A couple years back I was reading through my Bible Plan and was BLOWN AWAY by the symbolic action that God required of Ezekiel.

Did you know, Ezekiel’s message was for the people back in Jerusalem? (See Apr ’22 article on the exiles)

As if that wasn’t challenging enough, right away in chapters 3 and 4, Ezekiel physically bears the burden of Israel and Judah’s sins. One day for every year they strayed, Ezekiel lies on his side, paralyzed.

390 days on his left side for Israel’s iniquities, and 40 days on his right side for Judah. That’s about 14 months.

If that wasn’t enough, Ezekiel is also struck mute, unless the Lord directly places a prophesy in his mouth. This lasts 7 years until the fall of Jerusalem. 7 years.

How is a man who is paralyzed and mute meant to communicate the message to the people a world away?

Amidst the rather bizarre symbolism and signs, we find that Ezekiel had a wife. Suddenly the picture becomes more clear. My husband is a pastor and we’ve been serving in ministry for our whole marriage. I know what it is to serve alongside him in ways I hadn’t planned on. To carry on when he wasn’t able to.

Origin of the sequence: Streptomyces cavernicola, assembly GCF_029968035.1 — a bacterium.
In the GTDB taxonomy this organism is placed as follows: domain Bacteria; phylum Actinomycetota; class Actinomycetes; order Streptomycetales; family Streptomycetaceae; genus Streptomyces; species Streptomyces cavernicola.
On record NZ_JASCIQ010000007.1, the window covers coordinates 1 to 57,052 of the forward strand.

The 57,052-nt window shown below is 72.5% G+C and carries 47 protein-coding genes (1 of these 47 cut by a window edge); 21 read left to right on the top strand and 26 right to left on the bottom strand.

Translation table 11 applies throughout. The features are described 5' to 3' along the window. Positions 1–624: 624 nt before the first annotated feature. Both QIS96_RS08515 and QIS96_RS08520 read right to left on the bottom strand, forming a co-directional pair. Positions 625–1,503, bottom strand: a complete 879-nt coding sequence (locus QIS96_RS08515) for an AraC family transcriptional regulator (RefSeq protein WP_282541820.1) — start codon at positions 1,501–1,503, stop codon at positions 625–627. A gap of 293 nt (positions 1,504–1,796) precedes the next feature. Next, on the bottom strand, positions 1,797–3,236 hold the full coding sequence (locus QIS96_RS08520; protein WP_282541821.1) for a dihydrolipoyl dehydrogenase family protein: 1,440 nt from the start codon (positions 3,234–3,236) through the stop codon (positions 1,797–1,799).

My book, Ezekiel’s Song, addresses what life could have looked like for those living with those symbols and prophesies. The stage is set back in Jerusalem with the wicked king Jehoiakim disregarding the Lord’s repeated messages to repent. Historical sources indicate that Jehoiakim was not a nice guy.

Remember the part where Jeremiah’s scroll is read to the king, and he cuts it with a knife, section by section, and burns it? Yeah, that’s the guy.

So we’ve got Jehoiakim doing all that he can to do his own thing and not follow the Lord. The people think they will be protected because they live in the Lord’s holy city, Jerusalem. And (how I imagine it) Ezekiel and Jeremiah—both who worked as priests—trying to disciple a remnant to be strong in the faith for the inevitable day of destruction.

How do you think that will work out?


Penny Zeller

Interview with Almira “Emilie” Crawford Wheeler from Love in Disguise

Hello, Emilie. It is great to have you here today. Tell us a little bit about yourself, e.g., parents, siblings, and where you live.

Thank you for allowing me to be your guest. I am 28-years-old and am the only child of Cecelia and Ernest Crawford. I am originally from New York City, but when I married my husband, Newt, we moved to Hollow Creek, Montana, where Newt inherited a sizeable cattle ranch, which included a lovely home with all of the latest amenities.

You go by the name “Emilie”, although your given name is “Almira”. Why is that?

I was named Almira after a relative, and I’ve never been particularly fond of it. Hence my reason for choosing to go by my middle name, much to Mother’s disturbance.

What are your favorite hobbies?

That is an easy one. Gardening, tending to my flower gardens, and driving my 1911 Model T.